Atopic eczema is a common condition that affects about 1 in 20 people and the symptoms usually first appear in infants or young children. As a parent, it can be distressing to see the characteristic signs of red and scaly skin on your child and watch them try to itch the area. Fortunately, atopic eczema isn’t dangerous but there are a few things that you can do to make your kid more comfortable.
What are the signs and symptoms of eczema?
Eczema is a skin condition that involves red, scaly or itchy skin. The area can sometimes be weepy and may crust over on the skin. Infants with eczema usually get symptoms on their face and scalp in the beginning, although it can cover large areas of the body in severe cases.
Areas of the body that are most likely to be affected include the skin where the knees and elbow bend, on the face and neck, and between the fingers and toes.
Many children with eczema will also start to behave differently as a result of their condition. They are often more irritable than usual because the symptoms of the condition are making them uncomfortable.
Why worry about atopic eczema?
While of course eczema isn’t desirable, it doesn’t pose any real threat to your child - the most it can do is make them uncomfortable because of the redness and itchiness on their skin.
So why are we worried about it?
Most children with eczema scratch at the itchy skin, which can make it raw and weepy. In some cases, the area can become infected or have a nasty reaction. Additionally, the itching itself can make your child irritable and more difficult to deal with.
Who is affected?
Eczema can affect anyone of any age, but many children are affected and the first signs often appear before an infant is 12 months old.
For most young children, the symptoms improve after several years, although the characteristic rash can still come back from time to time. While most children outgrow eczema by late childhood, or the latest puberty, some people are affected on and off throughout their lifetime.
Does atopic eczema run in families?
Atopic eczema, or atopic dermatitis, is linked allergies that tend to run in families. Often children who are affected by atopic eczema also have symptoms of other related conditions, such as asthma, hay fever and skin reactions. However, it’s not only inherited and anyone can be affected by atopic eczema, even if no one in their family has had symptoms.
What triggers eczema?
There are many things that can cause symptoms of atopic eczema such as:
Dust and sand
Dribbling around the mouth from using a pacifier (dummy) or eating
Soaps and detergents
Clothing (wool and other rough materials)
Rough surfaces (e.g. carpets, sheepskin)
Scratching or rubbing the skin
Cold temperatures and low humidity
Stress or emotional upsets
Food allergies or reactions
The most important thing is to pay attention to your child and try to minimize anything that seems to be triggering symptoms. For example, if your child’s eczema tends to be worse after playing in the sand pit, it might be best to opt for alternative play areas.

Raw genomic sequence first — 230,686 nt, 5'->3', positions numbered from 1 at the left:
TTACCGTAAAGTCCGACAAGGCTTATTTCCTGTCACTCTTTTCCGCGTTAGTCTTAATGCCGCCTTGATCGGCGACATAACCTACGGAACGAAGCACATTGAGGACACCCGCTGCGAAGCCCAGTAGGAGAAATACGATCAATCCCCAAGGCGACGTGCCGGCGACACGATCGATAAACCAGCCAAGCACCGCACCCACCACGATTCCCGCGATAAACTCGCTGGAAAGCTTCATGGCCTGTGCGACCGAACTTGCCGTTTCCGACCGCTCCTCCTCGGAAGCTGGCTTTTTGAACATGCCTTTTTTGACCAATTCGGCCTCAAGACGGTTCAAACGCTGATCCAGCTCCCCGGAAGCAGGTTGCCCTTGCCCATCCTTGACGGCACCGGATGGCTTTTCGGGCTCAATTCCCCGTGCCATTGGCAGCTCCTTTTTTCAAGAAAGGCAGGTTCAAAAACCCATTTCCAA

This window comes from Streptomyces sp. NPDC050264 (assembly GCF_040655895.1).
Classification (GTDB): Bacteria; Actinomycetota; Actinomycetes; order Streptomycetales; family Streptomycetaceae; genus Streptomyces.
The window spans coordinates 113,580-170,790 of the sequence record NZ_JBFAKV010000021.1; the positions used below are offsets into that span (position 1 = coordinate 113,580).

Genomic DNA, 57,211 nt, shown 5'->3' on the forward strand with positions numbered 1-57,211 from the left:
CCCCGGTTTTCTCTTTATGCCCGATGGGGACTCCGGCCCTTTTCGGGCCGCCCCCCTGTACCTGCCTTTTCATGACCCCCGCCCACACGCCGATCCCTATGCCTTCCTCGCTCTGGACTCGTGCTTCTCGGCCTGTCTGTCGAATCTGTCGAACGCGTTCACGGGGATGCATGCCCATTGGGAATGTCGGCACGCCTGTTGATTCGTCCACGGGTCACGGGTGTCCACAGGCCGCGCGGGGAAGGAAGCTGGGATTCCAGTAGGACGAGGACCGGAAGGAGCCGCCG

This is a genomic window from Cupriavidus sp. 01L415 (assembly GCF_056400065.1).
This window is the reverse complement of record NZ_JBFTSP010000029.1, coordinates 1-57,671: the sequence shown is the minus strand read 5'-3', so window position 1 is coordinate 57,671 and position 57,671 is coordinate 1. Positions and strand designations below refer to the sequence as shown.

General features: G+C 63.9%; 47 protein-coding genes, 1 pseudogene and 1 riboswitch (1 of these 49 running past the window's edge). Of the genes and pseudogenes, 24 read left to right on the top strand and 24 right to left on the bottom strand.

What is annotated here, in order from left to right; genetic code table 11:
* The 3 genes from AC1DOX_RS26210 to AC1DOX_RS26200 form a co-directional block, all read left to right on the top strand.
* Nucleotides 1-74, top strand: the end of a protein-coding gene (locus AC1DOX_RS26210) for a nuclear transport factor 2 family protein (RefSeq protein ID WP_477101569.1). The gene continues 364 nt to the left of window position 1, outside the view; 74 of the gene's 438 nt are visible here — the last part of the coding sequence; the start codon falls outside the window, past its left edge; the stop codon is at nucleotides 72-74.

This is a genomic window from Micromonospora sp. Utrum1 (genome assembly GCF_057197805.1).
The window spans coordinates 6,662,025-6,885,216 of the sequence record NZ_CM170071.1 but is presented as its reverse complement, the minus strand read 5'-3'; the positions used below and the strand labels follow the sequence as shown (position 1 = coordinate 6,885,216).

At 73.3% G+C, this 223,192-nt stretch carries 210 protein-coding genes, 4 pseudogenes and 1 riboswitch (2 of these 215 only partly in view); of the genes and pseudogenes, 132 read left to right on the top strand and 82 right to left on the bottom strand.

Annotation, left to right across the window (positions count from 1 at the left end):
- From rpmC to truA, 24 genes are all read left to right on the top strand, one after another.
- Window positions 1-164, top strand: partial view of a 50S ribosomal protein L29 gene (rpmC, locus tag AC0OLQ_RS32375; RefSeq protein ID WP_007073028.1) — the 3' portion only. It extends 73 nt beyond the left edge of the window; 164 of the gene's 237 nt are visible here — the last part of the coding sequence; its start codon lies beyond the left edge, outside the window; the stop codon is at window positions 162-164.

Some parents notice that there are particular foods that tend to make their child’s asthma worse, such as dairy products, fish, eggs, gluten, citrus fruits and peanuts. It can be a good idea to keep track of what your child is eating and if there are any patterns between their food and eczema symptoms.
What can you do to manage atopic eczema at home?
There are several things that you can do to help your child if they have atopic eczema.
Firstly, it is important to take good care of their skin. Dry and irritated skin can make it worse, so it can be helpful to keep the skin hydrated with a gentle moisturizer, such as a paraffin cream. At the same time, it is best to avoid any soaps or perfumed products that may irritate the skin. Long and hot showers can dehydrate the skin as well, so it is best to keep showers short and with lukewarm water.
Encourage your child to avoid rubbing or scratching at the skin, even if it is itchy. You may find it helpful to use a gauze bandage to cover the area if they keep on scratching, particularly for infants.
The clothes that your child wears can also have an impact on the severity of their eczema.
The final step is to pay attention to their symptoms and any factors that might be triggering them. The triggers are different for each child, so the most important thing is to get to know what affects your child and try to avoid those things.
Do you need to see a doctor?
Most children with eczema will not need to see a doctor because the symptoms can be treated at home with products that are readily available from a pharmacy.
However, there are some options available for children with severe eczema. Your doctor may recommend:
Antihistamines to help decrease the itchiness
Stronger moisturizing creams or lotions
Antibiotics to treat infection in the area
Mild corticosteroid creams to help decrease the itchiness
It is usually best to try treating atopic eczema in children at home first, with the help and advice of your pharmacist. If you’re still worried about the symptoms or they don’t seem to be going away after several weeks, it is a good idea to see your doctor.